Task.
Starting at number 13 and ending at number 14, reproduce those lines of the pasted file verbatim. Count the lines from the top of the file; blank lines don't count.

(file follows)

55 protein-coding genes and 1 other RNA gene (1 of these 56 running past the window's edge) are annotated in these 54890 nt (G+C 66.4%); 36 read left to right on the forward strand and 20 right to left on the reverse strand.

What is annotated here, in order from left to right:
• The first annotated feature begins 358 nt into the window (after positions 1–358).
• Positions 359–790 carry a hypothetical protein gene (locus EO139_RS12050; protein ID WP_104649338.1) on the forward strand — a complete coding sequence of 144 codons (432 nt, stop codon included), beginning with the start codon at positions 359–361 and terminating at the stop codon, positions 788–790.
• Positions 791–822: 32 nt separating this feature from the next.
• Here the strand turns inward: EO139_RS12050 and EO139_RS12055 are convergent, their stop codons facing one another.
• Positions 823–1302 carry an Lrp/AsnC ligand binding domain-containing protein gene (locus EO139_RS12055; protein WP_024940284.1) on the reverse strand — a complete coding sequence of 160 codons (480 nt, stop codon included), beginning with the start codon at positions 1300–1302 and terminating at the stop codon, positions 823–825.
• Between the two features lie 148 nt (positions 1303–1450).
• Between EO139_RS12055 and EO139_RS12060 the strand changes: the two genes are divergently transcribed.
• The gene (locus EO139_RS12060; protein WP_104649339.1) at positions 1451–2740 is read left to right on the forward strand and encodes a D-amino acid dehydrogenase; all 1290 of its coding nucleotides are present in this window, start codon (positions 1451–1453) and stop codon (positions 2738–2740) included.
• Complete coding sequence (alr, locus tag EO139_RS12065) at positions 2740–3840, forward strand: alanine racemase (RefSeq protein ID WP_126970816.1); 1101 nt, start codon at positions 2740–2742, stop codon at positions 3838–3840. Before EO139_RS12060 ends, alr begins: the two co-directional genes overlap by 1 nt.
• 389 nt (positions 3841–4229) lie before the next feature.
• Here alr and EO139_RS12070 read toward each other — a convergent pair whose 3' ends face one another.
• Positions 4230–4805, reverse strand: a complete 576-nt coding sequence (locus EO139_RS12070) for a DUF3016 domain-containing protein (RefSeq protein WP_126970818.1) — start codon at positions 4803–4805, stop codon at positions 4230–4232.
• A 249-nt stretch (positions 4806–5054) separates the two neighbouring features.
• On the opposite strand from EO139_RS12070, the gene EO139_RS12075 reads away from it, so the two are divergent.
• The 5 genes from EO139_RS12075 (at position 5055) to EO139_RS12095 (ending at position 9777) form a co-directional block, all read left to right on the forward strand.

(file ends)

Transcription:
• Here alr and EO139_RS12070 read toward each other — a convergent pair whose 3' ends face one another.
• Positions 4230–4805, reverse strand: a complete 576-nt coding sequence (locus EO139_RS12070) for a DUF3016 domain-containing protein (RefSeq protein WP_126970818.1) — start codon at positions 4803–4805, stop codon at positions 4230–4232.